In 2012 I made a brave leap - not just to move to Australia but to try out new careers. One of the careers I tried was nursing. I chose the "work while you learn" approach rather than jump into a full-time degree. The plan was to start out as a carer first, then study up to be an enrolled nurse and then registered nurse.
I ended up working in aged care - at a nursing home, and as a carer who visited the home of the elderly (or community care worker).
In the end, I'm really glad I took that approach as I decided not to be a nurse in the end. But did I regret trying to be one? NEVER. Being a carer was an eye-opening and earth-shaking experience for me. I learned:
1. To accept my mortality. Seeing the brave souls at the nursing home wrestle with serious illnesses and their impending deaths traumatised me at first because as a person, I wanted to be in control over everything, even my death. As strange as it sounds, accepting that I will die someday from something taught me to appreciate life even more.
2. That I love the technical side of nursing: How you move patients, reposition then, ensure their health, administer medications. What a wealth of experience.
3. I really preferred the research part of medicine rather than the hands-on. As much as my patients taught me about accepting my mortality, I couldn't handle seeing them suffer. It broke my heart each and every time eventhough I wore a happy and composed face. It also helped me get over the slight regret I have for not having the means to pursue medicine. I think I would have made a very unhappy doctor!
4. How to handle difficult patients and to be a better leader. I marvelled at how stern I could be! When you're desperate for your patients to take their medicine, to talk them down from their hallucinations, you'll plumb your own personal depths for a solution!
5. That you can get love from unexpected places. I still remember bursting into tears when one patient, who suffered from advanced dementia, consoled me when she caught me crying in the bathroom one day. I felt as if God was speaking to me through her. It was an earth-moving experience.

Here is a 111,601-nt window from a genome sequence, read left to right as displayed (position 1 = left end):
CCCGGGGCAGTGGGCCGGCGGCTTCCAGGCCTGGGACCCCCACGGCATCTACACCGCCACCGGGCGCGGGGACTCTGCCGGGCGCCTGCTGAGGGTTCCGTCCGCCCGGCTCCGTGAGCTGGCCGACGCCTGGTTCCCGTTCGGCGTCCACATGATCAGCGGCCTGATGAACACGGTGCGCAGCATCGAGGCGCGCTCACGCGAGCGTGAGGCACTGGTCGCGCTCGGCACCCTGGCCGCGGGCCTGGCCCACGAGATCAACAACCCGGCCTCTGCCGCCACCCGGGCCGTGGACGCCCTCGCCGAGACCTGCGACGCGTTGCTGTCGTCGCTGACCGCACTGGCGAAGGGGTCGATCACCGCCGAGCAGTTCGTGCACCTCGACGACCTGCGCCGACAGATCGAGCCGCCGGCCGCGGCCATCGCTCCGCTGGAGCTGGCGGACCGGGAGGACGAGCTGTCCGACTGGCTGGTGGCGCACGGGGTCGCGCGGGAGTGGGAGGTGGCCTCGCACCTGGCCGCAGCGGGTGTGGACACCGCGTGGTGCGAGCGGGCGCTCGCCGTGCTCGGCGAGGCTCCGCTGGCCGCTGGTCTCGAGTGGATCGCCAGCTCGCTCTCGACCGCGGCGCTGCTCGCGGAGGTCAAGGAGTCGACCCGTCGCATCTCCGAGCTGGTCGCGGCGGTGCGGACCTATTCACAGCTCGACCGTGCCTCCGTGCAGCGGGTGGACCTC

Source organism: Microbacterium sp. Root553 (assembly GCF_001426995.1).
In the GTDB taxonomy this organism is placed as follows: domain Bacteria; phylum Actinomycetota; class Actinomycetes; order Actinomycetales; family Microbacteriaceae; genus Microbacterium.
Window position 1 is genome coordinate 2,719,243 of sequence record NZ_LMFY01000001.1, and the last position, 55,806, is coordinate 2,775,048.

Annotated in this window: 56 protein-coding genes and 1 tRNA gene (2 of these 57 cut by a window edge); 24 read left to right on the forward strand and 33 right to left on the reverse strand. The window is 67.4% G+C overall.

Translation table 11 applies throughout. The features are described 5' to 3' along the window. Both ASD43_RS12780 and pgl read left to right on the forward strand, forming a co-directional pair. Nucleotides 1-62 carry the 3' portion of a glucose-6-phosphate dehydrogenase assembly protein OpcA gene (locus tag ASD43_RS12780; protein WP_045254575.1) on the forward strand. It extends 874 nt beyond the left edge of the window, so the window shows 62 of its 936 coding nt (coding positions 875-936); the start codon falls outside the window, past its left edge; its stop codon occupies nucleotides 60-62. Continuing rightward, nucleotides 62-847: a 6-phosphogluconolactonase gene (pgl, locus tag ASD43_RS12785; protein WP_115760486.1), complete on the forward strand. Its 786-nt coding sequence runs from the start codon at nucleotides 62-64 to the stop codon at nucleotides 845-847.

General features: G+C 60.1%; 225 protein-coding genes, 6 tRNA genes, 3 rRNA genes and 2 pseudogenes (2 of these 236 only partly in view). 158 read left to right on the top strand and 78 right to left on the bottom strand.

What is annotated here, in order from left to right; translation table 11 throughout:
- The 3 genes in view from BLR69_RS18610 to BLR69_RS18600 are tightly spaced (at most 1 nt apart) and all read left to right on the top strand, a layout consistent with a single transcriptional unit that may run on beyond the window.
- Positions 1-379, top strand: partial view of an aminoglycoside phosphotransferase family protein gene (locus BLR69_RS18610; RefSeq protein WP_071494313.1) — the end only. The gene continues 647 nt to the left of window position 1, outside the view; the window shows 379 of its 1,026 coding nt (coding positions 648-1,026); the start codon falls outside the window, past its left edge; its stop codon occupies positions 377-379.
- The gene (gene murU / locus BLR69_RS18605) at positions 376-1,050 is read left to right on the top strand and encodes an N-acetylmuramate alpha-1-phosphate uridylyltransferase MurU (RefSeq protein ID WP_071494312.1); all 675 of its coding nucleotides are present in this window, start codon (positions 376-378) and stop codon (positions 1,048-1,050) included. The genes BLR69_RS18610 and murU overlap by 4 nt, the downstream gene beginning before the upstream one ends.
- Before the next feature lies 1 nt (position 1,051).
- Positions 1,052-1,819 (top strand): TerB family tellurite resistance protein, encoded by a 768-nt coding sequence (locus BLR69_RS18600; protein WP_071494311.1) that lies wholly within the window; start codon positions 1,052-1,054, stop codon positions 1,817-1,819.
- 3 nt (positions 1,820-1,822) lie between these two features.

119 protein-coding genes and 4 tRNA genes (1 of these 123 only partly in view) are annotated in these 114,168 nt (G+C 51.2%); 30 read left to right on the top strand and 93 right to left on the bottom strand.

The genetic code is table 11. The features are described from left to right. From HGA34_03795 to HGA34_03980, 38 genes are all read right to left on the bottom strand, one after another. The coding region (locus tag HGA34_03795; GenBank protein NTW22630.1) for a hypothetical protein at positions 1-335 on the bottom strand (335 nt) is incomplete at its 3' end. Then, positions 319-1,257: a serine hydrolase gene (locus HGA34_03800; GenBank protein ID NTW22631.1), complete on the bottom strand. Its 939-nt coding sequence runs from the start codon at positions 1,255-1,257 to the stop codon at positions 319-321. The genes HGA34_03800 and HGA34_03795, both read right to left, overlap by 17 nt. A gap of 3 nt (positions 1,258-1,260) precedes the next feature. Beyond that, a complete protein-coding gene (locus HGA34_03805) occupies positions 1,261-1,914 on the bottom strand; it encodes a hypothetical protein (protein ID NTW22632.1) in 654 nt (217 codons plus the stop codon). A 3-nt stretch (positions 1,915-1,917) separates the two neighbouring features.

6. To embrace change: Every day was a new day like you won't believe.
7. To stop sweating the small stuff: I used to get so upset over the smallest things. When you've literally faced down death with your patients, a petty spat with a colleague seems like nothing. Oh, I still get mad over office politics, but it rarely lasts longer than an hour.
8. To never take life and health for granted.
9. To appreciate nurses/carers like hell. They work their asses off.
10. To quit when it's no longer working. It takes courage to pursue a new career or try something new. It is also courageous - maybe even more so - to admit that something is no longer working. But I held on longer than I should, and really cried when I finally let go. (Uhm, my last day at work was rather dramatic.) But when I did, it freed me up for a new phase in my life. I could've chosen the easy way out and continued studying to be a nurse because it would have been a way for me to live in Australia. But I knew it wouldn't be true to myself, and I would be unhappy. I am damn proud that I chose not to hang on to something just for the sake of security and because it was practical.
So don't be afraid to explore something new, even if it doesn't work out. Because every 'experiment' will teach you something new. Be brave, friends!